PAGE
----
Most of you have heard of Russell’s Teapot, the hypothetical but undetectable orbiting object that Bertrand Russell used to show why we shouldn’t believe things for which there is no evidence (i.e., “religion”). But perhaps you don’t know where that simile came from. While futzing around on the Internet, I came across Russell’s essay “Is there a God?“, which is described as “commissioned by, but never published in, Illustrated Magazine, in 1952.” It’s apparently been published in his collected papers, though, and I give that reference at the bottom. And it’s the first mention of the fabled Teapot.
A lot of the stuff in this essay was taken from Russell’s famous and earlier piece, “Why I am Not a Christian“, first published as a pamphlet in 1927. If you think that the hallmark of New Atheism is its vociferous, in-your-face anti-theism, think again, for people like Russell, Ingersoll, and Mencken were going hammer and tongs at religion since the 19th century. The two Russell essays are examples. (My own take on what makes New Atheism “new” is its connection with science and its insistent demand for evidence.)
At any rate, while you may be conversant with Russell’s arguments in “Is there a God?”, it’s still worth reading for the concision of its prose. I could make the same arguments as Russell, but not nearly as well or as readably. He’s particularly good at using examples.
I also noticed that his essay deals with issues I’ve written about lately. For example, the first excerpt below takes up two claims: that religion is a fount of morality essential to make a society behave well (see here), and that even if we don’t buy the existence of a god or the claims of a particular faith, we should lie to our kids about this stuff so they’ll behave better (see my piece on the odious psychotherapist Erica Komisar). If you haven’t formulated a solid argument against why we should lie to our kids to make them morally upright and happy, Russell has the answer:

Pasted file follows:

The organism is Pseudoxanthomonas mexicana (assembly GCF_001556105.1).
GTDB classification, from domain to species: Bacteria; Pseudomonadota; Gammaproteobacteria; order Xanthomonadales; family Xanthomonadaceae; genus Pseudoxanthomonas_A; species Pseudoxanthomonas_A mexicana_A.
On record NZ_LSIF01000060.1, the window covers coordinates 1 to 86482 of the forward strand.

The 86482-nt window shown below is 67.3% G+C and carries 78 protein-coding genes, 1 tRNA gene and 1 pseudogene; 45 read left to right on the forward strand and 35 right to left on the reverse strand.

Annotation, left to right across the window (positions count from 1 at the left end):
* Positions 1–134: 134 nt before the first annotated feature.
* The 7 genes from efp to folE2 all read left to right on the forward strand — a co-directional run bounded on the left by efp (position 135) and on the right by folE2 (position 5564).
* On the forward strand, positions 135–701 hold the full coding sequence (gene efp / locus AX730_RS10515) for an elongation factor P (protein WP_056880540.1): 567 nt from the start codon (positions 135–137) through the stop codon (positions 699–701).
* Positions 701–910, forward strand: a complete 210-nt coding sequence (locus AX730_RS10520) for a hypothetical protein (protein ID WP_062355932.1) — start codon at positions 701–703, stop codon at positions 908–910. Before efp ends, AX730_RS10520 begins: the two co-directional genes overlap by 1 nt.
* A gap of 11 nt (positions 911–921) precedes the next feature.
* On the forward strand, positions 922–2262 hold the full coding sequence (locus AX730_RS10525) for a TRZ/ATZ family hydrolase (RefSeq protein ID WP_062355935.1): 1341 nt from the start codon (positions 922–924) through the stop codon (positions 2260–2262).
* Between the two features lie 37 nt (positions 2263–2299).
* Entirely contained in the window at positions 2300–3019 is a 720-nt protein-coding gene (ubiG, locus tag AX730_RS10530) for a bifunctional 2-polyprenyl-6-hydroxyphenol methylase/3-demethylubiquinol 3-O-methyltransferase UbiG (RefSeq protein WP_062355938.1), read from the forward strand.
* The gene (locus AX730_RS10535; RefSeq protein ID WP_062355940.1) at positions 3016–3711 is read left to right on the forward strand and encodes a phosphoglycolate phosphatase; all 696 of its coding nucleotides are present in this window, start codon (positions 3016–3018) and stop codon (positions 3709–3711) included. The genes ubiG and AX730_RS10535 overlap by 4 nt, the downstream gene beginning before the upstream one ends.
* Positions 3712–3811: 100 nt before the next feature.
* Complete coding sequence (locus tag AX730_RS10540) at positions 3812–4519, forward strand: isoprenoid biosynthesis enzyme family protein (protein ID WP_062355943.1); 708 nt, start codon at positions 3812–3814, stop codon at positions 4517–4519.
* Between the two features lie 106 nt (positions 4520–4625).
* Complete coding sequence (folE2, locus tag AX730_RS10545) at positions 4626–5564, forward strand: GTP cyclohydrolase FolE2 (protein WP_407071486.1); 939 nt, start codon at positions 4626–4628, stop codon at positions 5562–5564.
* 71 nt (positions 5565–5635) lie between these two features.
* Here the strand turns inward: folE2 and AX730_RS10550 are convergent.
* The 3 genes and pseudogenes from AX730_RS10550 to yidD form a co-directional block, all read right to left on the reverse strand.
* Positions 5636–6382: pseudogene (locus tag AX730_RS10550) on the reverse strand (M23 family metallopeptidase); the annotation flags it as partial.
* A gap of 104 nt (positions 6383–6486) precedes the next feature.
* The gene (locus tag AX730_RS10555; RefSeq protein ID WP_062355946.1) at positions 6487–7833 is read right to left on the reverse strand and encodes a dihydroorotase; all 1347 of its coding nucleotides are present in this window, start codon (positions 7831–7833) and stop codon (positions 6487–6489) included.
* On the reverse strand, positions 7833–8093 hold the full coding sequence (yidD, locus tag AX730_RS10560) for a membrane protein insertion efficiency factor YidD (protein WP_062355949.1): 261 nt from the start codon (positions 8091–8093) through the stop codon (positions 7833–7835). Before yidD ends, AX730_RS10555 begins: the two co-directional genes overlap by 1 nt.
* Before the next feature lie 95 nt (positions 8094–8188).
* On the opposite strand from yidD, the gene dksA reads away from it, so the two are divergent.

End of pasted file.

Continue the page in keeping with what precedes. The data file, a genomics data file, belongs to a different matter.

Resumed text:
There is a moralistic argument for belief in God, which was popularized by William James. According to this argument, we ought to believe in God because, if we do not, we shall not behave well. The first and greatest objection to this argument is that, at its best, it cannot prove that there is a God but only that politicians and educators ought to try to make people think there is one. Whether this ought to be done or not is not a theological question but a political one. The arguments are of the same sort as those which urge that children should be taught respect for the flag. A man with any genuine religious feeling will not be content with the view that the belief in God is useful, because he will wish to know whether, in fact, there is a God. It is absurd to contend that the two questions are the same. In the nursery, belief in Father Christmas is useful, but grown-up people do not think that this proves Father Christmas to be real.
Another argument is, of course, that if a kid grows up and finds her parents lied to her, she’ll not only distrust her parents, but have wasted any number of years of her life.
Indeed, I’m not the first to point out that Santa serves the same purpose as God to many kids: you have to behave well to propitiate Santa so you’ll get good presents at Christmas rather than coal. Likewise, you have to propitiate God lest you be tortured by burning coals after you die. And Russell is right that you can’t force someone to be religious unless they really believe that there’s a God as well as a minimal set of religious assertions.
Russell goes on to explain the bad consequences of lying to people for their own good. While such lies may help individuals in some ways, it instills an unwarranted respect for “faith” in society, and that respect undermines a lot of salubrious social practices:
. . . it is always disastrous when governments set to work to uphold opinions for their utility rather than for their truth. As soon as this is done it becomes necessary to have a censorship to suppress adverse arguments, and it is thought wise to discourage thinking among the young for fear of encouraging “dangerous thoughts.” When such mal-practices are employed against religion as they are in Soviet Russia, the theologians can see that they are bad, but they are still bad when employed in defence of what the theologians think good. Freedom of thought and the habit of giving weight to evidence are matters of far greater moral import than the belief in this or that theological dogma. On all these grounds it cannot be maintained that theological beliefs should be upheld for their usefulness without regard to their truth.